All corners of the agriculture industry—from farmers to environmentalists to scientists—are honing in on what the United Nations calls "our silent ally in food production."
That is how José Graziano da Silva, director-general of the Food and Agriculture Association (FAO) of the United Nations, characterized soils in anointing Dec. 5 as World Soil Day in 2014. Now an annual event, it has positioned soils front and center as a major resource in the quest for global sustainability. The effort received an added boost when 2015 was designated the International Year of Soils.
Ninety-five percent of the world's food comes from the soil. When viewed in the light of a projected 9 billion mouths to feed by 2050—and the need to produce 70 to 100 percent more food than we do today to meet that demand—preserving soils is unarguably crucial. "Feed the soil, and you feed the world," said Robert Walker, general manager of Alltech Crop Science, a division of Alltech, a leading global biotechnology company headquartered in Nicholasville, Kentucky.
The key to achieving that goal rests in how we handle our stewardship of the soil, he said. Modern agricultural practices using chemical fertilizers and other non-organic methods of feeding the soil have "worked" in terms of the end result. However, in the process, these synthetic compounds have destroyed beneficial microbial communities that can aid in neutralizing toxic compounds in the soil and improve soil health.
Saving the soil doesn't mean mounting a standoff between conventional and a more natural farming approach. The most effective way to feed the world, said Walker, is to develop natural farming principles and combine them with modern science. New microbial technologies, he said, are enabling us to return organic matter to the soil. "There is an opportunity in organic fertilizers, new biological technologies and precision agriculture," he said.
The take-home message, said Dr. Steve Borst of Alltech Crop Science at the 2015 Alltech REBELation symposium, is clear. To move toward global sustainability, he said, "We need to work with nature, not against it." In practical terms, that translates to: Don't just grow crops; grow soil.
Microbial research offers a bridge to more natural methods of producing healthy soil than have traditionally been used. Since the 1930s, when synthetic pesticides were invented, the standard approach was to use chemicals to eradicate rather than grow microbes in the soil. That sprung from a misconception that all microbes, because they are bacteria, are harmful to crops. But just as researchers learned that beneficial bacteria can be used to aid digestion in both humans and animals, the same is true for microbes in plants. Consider them a sort of "probiotics for crops."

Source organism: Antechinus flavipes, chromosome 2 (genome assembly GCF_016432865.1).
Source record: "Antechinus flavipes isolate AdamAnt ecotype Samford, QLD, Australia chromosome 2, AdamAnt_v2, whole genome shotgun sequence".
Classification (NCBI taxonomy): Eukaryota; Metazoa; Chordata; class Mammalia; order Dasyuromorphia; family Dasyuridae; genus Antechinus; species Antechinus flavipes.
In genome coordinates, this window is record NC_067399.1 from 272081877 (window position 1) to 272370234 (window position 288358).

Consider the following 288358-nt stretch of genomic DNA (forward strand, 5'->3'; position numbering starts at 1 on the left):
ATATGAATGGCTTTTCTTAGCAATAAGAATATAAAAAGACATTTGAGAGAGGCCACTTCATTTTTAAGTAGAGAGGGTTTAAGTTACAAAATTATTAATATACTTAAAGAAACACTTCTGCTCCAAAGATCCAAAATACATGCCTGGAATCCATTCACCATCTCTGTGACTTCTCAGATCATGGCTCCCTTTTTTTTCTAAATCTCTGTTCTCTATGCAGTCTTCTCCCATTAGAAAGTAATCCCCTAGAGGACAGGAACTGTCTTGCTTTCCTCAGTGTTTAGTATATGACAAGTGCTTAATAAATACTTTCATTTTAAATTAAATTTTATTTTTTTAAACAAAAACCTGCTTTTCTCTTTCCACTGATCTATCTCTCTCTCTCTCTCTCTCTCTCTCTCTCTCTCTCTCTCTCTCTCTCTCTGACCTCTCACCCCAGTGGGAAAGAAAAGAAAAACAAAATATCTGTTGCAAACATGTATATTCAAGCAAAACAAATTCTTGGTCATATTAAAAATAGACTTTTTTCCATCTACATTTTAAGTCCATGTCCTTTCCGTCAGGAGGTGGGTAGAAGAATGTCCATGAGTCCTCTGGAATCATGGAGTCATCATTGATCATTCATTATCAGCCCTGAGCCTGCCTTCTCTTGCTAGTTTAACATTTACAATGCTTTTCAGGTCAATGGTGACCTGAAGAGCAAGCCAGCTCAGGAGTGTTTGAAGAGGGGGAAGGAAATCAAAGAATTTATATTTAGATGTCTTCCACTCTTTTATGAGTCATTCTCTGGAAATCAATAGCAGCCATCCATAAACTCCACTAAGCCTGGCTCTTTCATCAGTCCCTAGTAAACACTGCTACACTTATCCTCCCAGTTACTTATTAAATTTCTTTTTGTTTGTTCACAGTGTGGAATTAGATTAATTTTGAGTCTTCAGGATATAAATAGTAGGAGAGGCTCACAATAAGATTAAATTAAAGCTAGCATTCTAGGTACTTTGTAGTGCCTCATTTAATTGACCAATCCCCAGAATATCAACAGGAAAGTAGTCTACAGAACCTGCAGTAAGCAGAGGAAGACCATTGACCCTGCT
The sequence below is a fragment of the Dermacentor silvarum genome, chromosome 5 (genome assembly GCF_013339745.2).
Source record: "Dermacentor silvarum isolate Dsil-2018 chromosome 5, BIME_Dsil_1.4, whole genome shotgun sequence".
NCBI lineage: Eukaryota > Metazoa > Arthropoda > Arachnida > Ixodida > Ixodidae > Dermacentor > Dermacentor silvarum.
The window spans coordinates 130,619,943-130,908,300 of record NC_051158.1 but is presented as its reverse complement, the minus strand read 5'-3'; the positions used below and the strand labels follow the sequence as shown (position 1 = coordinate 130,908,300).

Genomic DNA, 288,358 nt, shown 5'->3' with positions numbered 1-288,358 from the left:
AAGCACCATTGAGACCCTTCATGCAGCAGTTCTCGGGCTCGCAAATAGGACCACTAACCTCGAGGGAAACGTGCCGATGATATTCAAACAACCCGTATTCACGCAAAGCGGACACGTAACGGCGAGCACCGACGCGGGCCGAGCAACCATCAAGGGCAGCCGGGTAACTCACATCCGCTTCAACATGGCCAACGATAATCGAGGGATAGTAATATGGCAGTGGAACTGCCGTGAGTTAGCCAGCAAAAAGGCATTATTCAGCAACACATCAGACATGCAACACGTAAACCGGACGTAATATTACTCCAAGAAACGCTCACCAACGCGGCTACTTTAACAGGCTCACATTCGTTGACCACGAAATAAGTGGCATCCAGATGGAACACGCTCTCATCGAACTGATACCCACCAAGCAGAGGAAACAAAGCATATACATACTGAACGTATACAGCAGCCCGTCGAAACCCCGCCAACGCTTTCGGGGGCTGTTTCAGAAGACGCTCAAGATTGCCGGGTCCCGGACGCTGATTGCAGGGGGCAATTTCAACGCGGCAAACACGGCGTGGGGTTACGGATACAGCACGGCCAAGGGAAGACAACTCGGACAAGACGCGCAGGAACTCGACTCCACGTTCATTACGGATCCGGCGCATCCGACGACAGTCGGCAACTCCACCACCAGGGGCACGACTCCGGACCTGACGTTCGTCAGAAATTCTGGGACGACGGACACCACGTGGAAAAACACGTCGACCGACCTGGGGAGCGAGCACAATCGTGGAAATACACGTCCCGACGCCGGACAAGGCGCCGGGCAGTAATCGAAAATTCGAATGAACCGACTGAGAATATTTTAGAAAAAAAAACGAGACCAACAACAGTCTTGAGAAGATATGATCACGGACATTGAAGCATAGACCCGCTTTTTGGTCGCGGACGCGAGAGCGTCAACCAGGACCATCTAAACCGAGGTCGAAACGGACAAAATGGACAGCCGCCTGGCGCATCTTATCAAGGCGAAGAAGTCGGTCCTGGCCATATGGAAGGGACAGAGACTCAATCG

Alltech's methodology—deploying microbes in the soil as weapons with the ultimate goal of improving plant health—is the most direct way to take advantage of microbes in farming, said Borst. It also benefits the environment because it reduces the need for pesticides. "Synthetic chemistries are not the only way to combat the challenges we face in agronomy," he said. "Integrating microbial control measures and natural technologies into our protection programs can give far better long-term results."
Walker sees microbes as a treasure trove for the planet. "Beneath our feet we have this world of microbes that can benefit human health, animals and the environment," he said, noting that researchers have only discovered 1 percent of the life in the soil. "Imagine what we could find if we tapped into the remaining 99 percent."
That is precisely what Alltech's researchers are sleuthing through the use of DNA sequencing and other cutting-edge technologies that have opened up the heretofore-secret world of microbes.
"We are researching genetically what these microbes are. Not many research groups are doing that," said Walker.
While impressive, he considers that just the threshold. "It is not enough to identify new species of bacteria in the soil and how they could be beneficial," he said. Just like the soil itself and the crops grown from it, the microbes have to be sustainable. "We need to design techniques and preparations so that the microbes we are spreading survive the journey."
Alltech is developing techniques that "allow us to encapsulate these microbes so we can actually harness their nutritional value, and we need to learn how to make them viable longer."
That has been difficult to achieve using common agricultural techniques that rely almost completely on pesticides. Farming implements, said Walker, are often highly pressurized and contain harsh chemicals, which can kill the living microbes before they are even applied to the plant.
"In addition, if we are looking to encourage the growth of microbes in our soils, we need to adapt our management techniques to make sure that we are not unintentionally countering the growth of microbes by using incorrect management practices," he said.
Alltech has developed an extensive multi-tiered approach over the past two decades, recently stepping up its efforts by opening additional research centers. In the past two years, the company built research facilities in Ireland and Brazil and is looking into the possibility of another. In addition, Alltech has established research alliances with numerous universities across the globe.
There can also be a financial upside, which is always welcome news for farmers. "Microbes in soil make the plant more resistant to pathogens," said Walker. "By adding microbes to the soil, it can add a lot of money to your yield. It's a business that is going to double in value."